|A Place Called YORKSHIP
First and Last, Least and Most
|Last Revised: 01 Jan 2008|
Here we chronicle the rise and decline of a great shipyard with a collection of New York Shipbuilding trivia--beginnings, endings, and superlatives.
First and Last by Shipway
|Shipway||First Vessel (Keel Laid)||Last Vessel (Launched)||Total Built|
|J||SS Nevadan (1901)||USS Haddo (1962)||118|
|K||SS Texan (1901)||USS Joseph Strauss (1961)||99|
|L||SS J.M. Guffey (1900)||USS Pogy (1967)||95|
|M||SS Mississippi (1902)||USS Truxton (1964)||91|
|O||SS Tidewater (1916)||USS Camden (1965)||86|
|T||SS M. J. Scanlon (1917)||SS Prairie Mariner (1954)||13|
|U||SS William N. Page (1918)||SS Silver Mariner (1954)||20|
|TB 1||USS DeLong (1918)||USS Barry (1920)||4|
|TB 2||USS Jacob Jones (1918)||USS Sturtevant (1920)||2|
|TB 3||USS Hatfield (1918)||USS Childs (1920)||2|
|TB 4||USS Brooks (1918)||USS King (1920)||2|
|TB 5||USS Gilmer (1918)||USS Bainbridge (1920)||2|
|TB 6||USS Fox (1918)||USS Goff (1920)||2|
|TB 7||USS Kane (1918)||USS Lawrence (1920)||2|
|TB 8||USS Humprheys (1918)||USS Hopkins (1920)||2|
|TB 9||USS McFarland (1918)||USS McFarland (1920)||1|
|TB 10||none in contract records||0|
|Drydock||USS Kitty Hawk (1955)||USS Kitty Hawk (1960)||1|
|South Yard 1||SS Keystone State (1919)||SS Yankee Arrow (1921)||2|
|South Yard 2||SS Empire State (1919)||SS Empire Arrow (1921)||2|
|South Yard 3||SS Lone Star State (1919)||SS Dixie Arrow (1921)||2|
|South Yard 4||SS Hoosier State (1919)||SS Levant Arrow (1921)||2|
|South Yard Barge Plant||LCT(5)-400 (1942)||LCT(5)-498 (1942)||100|
USS Saratoga, originally laid down in 1920 as a heavy cruiser, spent 1655 days on the ways before being launched as America's third aircraft carrier. It took another 953 days to outfit her, for a total of 2608 days--more than seven years--from keel-laying to delivery.
Second in both categories was the USS Guardfish (SSN-612), a boat whose troubled build spanned 2486 days and likely contributed to the cancellation of the Pogy contract in 1967.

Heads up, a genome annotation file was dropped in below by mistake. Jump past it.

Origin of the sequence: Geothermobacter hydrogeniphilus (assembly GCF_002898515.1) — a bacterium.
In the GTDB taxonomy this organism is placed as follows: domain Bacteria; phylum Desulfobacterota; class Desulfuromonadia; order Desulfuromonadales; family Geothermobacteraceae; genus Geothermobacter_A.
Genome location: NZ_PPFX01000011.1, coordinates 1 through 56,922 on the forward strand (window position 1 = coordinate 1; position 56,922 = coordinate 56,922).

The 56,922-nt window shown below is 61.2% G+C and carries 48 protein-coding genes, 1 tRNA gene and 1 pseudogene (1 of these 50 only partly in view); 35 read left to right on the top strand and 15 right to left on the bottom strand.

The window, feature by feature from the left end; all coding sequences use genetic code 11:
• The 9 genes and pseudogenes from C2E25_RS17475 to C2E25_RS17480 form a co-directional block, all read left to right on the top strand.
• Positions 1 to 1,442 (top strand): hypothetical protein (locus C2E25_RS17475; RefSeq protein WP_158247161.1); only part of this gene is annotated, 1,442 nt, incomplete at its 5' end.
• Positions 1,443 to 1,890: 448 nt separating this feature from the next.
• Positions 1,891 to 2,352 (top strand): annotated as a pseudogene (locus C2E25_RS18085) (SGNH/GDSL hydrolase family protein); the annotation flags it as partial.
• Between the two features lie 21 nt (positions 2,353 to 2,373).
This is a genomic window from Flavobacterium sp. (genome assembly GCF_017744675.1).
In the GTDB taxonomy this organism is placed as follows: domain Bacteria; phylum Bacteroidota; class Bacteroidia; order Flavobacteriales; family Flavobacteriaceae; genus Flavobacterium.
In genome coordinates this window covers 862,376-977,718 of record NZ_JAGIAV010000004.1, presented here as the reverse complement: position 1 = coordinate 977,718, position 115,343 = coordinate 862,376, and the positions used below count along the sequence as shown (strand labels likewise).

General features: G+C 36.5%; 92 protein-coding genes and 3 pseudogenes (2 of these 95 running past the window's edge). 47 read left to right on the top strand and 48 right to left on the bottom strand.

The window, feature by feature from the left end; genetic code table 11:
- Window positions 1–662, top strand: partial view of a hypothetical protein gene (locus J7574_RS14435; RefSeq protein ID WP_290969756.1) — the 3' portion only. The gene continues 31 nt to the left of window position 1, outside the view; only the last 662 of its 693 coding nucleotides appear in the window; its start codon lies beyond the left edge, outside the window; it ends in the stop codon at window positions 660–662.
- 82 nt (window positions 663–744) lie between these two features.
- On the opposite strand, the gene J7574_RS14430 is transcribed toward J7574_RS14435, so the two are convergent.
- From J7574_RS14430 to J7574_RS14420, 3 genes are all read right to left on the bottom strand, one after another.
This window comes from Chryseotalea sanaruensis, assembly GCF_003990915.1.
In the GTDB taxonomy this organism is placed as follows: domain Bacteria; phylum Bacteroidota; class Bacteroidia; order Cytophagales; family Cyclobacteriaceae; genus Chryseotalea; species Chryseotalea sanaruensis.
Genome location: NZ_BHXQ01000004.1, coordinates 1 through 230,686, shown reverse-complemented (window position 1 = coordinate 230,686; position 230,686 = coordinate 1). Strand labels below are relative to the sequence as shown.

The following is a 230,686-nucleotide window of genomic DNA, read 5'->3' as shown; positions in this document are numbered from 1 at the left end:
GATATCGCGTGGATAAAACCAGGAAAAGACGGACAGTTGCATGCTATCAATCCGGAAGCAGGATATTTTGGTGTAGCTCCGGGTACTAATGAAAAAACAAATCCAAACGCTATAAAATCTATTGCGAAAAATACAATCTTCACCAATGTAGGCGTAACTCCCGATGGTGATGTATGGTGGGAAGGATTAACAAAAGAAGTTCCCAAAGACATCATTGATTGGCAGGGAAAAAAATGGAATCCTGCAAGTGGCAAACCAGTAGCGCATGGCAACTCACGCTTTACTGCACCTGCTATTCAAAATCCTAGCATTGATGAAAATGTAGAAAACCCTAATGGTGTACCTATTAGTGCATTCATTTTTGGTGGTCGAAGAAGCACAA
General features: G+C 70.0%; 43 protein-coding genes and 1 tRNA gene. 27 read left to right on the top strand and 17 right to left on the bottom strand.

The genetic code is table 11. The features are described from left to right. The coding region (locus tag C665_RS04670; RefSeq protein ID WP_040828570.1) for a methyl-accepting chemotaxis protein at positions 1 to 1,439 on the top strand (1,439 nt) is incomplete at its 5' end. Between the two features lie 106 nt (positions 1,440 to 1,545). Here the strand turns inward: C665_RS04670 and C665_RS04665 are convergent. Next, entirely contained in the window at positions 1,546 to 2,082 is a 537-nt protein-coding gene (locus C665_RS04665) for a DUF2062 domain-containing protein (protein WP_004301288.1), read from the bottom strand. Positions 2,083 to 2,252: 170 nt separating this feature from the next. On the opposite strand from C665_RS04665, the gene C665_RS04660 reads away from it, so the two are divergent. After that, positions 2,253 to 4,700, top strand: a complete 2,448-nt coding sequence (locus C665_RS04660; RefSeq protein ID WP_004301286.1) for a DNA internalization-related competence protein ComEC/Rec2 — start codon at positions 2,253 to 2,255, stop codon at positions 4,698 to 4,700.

Obviously, the smaller and simpler a vessel, the shorter the expected building time, and a fast turnaround on a tank barge, car float, or landing craft would probably pass without comment. But the amazing 37-day construction of the 331-foot, 5,500 dwt collier SS Tuckahoe in 1918 attracted the notice of no less than the President of the United States. Tuckahoe was laid down April 8, launched May 5, and delivered to the US Shipping Board on May 15. To commemorate this achievement, a special medal was struck and presented to the workers along with a letter of commendation from Woodrow Wilson.
To the oldest commissioned ship in the U.S. Navy goes the honor of displaying the First Navy Jack, a flag design which dates back to the Continental Navy of 1775--a field of 13 red and white stripes bearing a rattlesnake and the legend Don't Tread on Me. On September 30, 1998, with the decommissioning of USS Independence, the USS Kitty Hawk became the oldest active ship, and it will retain that status until its scheduled retirement in 2008.
Most Launches In A Year
Looking past 1942, when 100 LCT(V)s and 48 LCI(L)s swelled the total to 154, the busiest year on the ways was 1927, when a Coast Guard order for 27 patrol boats led to 40 hulls being launched into the Delaware River. But the tonnage launched that year was dwarfed by the 22 launches of 1920: two oil tankers, 9 destroyers, and eleven passenger-and-cargo vessels over 500 feet long.
Fewest Launches In A Year
There were zero launches at New York Shipbuilding in 1934, 1946, 1952, and 1966. The first three were only pauses. In 1934, the Depression-tested yard laid down the cruiser Savannah and the tankers Socony Vacuum and Magnolia. and four destroyers (Porter, Selfridge, McDougal and Winslow) were building for delivery in 1935 and 1936. In the difficult post-war doldrums of 1946, the yard laid down no new vessels, and with cancellations only the cruisers Worcester and Roanoke were still under construction. In 1952, the U.S. Maritime Administration rescued New York Ship from falling quiet with an order for three C4 cargo ships (Garden Mariner, Diamond Mariner, and Empire State Mariner). But there were no white knights in 1966, when all the shipways were standing empty except where Camden and Pogy were nearing completion.
More to Come!
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your Yorkship memories to Michael Kube-McDowell, Class of '68